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Washington.

Government officials, particularly those in the State Department, and members of the foreign diplomatic corps here, are sitting on the “anxious seat” these days. Fast-moving events in Europe have muddled international thinking to an extent that officialdom in Washington is no longer surprised at any of the moves of European strategists.

The United States is on the sidelines, taking the part of a keen and extremely interested observer. Nothing is being said as yet. It is just a case of watchful waiting until all the recent moves of some of the foreign powers become clarified.

Among the foreign events holding Washington’s immediate attention are:

1. France’s increased budget for national defense.

2. Japan’s demand for increased naval strength.

3. Yugoslavia’s charge that Hungary is responsible for the assassination of King Alexandria at Marseilles.

4. The situation surrounding the coming Saar plebiscite.

Most of the trouble brewing in Europe has some tie-up with what has happened and what is happening in Germany. The United States has quite frequently expressed formal disapproval of Hitler’s policies on Germany’s international relationships and obligations. The sore spot with government officials in Washington is Germany’s outright discrimination against American holders of German financial paper.

When Congress convenes in January, it is expected that much time will be devoted to sounding off on the foreign situation. Armaments and international trade are expected to be the two main topics for debate.

The French budget for national defense, exceeding $800,000,000, which was approved by the Chamber of Deputies, has resulted in considerable comment. The fact that this large budget was approved without debate is significant. In ordinary times proposal of such a large budget would have been sufficient reason not only for fiery oratory but even for personal encounters.

One of the outstanding incidents in connection with approval of the budget was that Edouard Herriot, Socialist leader and champion of pacifism in France, denounced Laval’s pacifism and urged the Chamber to vote for the budget, not only because he is a member of the cabinet but because he realizes that France must be stronger. The determining factor which prevented any opposition to the new national defense budget was Herriot’s changed position favoring great military strength.

Washington is awaiting with much interest the Hitler government’s reply to Secretary Hull’s most recent note on Germany’s discrimination against American bond holders. Although the usual plea of unability to pay is expected, observers are interested in seeing if Germany will give any indication as to what she actually intends to do concerning these obligations.

Germany has taken the position that unless she sells more goods to the United States this country cannot expect payments on her obligations to American citizens. Increased trade with the United States would make it possible for Germany to get dollar exchange with which to make payments. Also, such trade would enable Germany to buy much needed raw materials, particularly cotton. Secretary of State Hull, however, holds the payment of debts as one thing and the sale of goods another.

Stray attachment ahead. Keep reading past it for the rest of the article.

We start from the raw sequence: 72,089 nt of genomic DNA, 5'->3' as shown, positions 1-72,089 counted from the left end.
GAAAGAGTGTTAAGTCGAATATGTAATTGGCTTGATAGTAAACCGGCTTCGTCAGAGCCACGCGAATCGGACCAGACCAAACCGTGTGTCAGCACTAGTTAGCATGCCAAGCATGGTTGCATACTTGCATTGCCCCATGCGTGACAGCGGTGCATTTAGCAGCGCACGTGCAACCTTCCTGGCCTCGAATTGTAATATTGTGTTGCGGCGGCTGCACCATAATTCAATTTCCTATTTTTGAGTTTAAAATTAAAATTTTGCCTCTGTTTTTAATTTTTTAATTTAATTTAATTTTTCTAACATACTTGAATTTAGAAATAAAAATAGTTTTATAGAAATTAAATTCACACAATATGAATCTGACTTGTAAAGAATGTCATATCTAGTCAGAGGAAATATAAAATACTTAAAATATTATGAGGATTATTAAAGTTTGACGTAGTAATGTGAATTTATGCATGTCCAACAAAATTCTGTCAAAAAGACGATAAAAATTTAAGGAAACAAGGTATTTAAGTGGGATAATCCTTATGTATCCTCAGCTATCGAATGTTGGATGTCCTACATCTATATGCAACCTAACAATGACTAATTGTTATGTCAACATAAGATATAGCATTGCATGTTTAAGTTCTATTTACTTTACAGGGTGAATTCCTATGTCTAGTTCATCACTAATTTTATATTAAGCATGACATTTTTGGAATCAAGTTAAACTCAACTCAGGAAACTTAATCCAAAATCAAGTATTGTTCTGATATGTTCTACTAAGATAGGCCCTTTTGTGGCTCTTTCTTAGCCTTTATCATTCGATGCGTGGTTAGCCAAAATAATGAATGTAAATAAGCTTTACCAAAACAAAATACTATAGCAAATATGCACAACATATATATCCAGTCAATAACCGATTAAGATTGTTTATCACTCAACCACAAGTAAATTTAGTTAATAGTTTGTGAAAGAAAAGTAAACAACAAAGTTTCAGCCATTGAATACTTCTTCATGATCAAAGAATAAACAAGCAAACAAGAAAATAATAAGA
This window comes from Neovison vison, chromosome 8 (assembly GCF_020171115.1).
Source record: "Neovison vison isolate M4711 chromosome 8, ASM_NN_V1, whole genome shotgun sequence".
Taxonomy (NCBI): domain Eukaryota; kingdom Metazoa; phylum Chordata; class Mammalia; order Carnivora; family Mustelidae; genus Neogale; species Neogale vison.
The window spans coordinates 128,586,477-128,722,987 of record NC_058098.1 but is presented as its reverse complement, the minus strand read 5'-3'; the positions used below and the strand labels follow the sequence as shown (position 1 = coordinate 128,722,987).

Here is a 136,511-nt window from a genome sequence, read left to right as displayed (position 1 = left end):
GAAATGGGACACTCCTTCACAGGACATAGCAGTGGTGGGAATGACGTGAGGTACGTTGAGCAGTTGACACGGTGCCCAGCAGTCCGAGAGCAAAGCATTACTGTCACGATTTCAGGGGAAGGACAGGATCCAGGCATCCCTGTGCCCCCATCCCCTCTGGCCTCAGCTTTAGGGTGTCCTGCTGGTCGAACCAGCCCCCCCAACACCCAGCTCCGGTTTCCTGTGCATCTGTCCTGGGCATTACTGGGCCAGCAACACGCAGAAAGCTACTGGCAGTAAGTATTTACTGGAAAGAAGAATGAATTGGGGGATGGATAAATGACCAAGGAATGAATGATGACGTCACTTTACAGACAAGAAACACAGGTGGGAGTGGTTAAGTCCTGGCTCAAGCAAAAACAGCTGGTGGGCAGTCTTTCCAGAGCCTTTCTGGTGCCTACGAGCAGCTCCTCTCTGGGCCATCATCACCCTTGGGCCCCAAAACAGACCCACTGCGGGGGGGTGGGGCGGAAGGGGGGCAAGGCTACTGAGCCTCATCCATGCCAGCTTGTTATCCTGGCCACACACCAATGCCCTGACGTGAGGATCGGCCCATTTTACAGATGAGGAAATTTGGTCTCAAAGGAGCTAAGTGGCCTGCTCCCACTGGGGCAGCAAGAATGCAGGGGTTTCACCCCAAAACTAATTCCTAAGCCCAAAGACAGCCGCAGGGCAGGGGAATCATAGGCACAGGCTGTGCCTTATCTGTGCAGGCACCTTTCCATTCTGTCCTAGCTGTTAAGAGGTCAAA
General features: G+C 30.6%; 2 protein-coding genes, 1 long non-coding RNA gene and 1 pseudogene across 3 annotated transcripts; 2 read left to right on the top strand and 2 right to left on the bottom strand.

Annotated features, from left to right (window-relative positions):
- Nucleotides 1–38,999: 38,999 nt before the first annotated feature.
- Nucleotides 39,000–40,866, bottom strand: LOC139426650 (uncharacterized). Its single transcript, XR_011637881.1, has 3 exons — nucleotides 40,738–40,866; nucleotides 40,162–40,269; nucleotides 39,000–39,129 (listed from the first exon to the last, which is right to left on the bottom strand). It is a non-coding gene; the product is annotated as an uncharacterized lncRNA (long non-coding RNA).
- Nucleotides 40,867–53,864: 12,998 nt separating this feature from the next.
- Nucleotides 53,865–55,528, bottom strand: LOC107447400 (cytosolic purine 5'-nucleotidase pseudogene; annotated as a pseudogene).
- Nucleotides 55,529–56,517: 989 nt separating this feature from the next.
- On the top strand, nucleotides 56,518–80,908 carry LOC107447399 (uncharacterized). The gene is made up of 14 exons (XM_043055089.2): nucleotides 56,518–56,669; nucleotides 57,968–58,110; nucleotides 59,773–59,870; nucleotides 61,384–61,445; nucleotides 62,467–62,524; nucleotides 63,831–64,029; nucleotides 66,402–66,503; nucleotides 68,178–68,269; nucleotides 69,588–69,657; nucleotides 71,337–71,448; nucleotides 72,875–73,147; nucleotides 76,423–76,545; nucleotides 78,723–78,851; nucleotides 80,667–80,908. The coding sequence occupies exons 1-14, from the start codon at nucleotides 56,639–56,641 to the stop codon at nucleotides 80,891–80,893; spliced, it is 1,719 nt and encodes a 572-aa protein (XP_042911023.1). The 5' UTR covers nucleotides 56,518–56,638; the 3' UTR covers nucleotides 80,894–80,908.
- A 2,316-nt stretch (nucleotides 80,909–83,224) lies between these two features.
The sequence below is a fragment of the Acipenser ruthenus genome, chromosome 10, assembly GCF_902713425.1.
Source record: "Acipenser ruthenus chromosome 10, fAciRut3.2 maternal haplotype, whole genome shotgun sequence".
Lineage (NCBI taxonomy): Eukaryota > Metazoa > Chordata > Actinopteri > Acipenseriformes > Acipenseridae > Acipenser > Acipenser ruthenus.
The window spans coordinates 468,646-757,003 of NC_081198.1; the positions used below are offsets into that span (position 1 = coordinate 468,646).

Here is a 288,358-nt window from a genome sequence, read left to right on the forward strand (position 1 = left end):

The possibility that the Hitler government eventually would repudiate her debts, much of which is owed to American investors, has been indicated by the Foreign Policy Association, the organization which sponsored Secretary Wallace’s “America Must Choose.” This body points out that Germany’s economic relations with foreign countries now are in a critical stage as the result of Hitler’s measures to regiment imports and rigid control over exchange.

If Germany continues her present policy of achieving the greatest possible self-sufficiency the Foreign Policy Association foresees a serious economic crisis ahead. It is pointed out that such a policy would involve indefinite extension of the present debt transfer moratorium, perhaps ending in tacit or open repudiation.

Germany’s alternative course would be gradual expansion of foreign trade through reciprocal agreements with foreign countries. This would entail gradual resumption of the debt service.

Although there are many indications that Germany is making a decided drive toward self-sufficiency the evidence is seen to be confused and contradictory. One thing is certain. The Reich is not likely to relax or abandon existing import restrictions unless foreign governments agree in return to create a definitely larger market for German goods.

Germany has made several efforts to conclude a trade agreement with the United States, but without success. The last note on debt discriminations sent by Secretary Hull further doomed the immediate possibility of a pact. Other factors against a trade agreement with Germany include a growing lack of confidence in the quality of German products the tightening boycott against German goods which is being developed at London, and continued monetary exchange complications.

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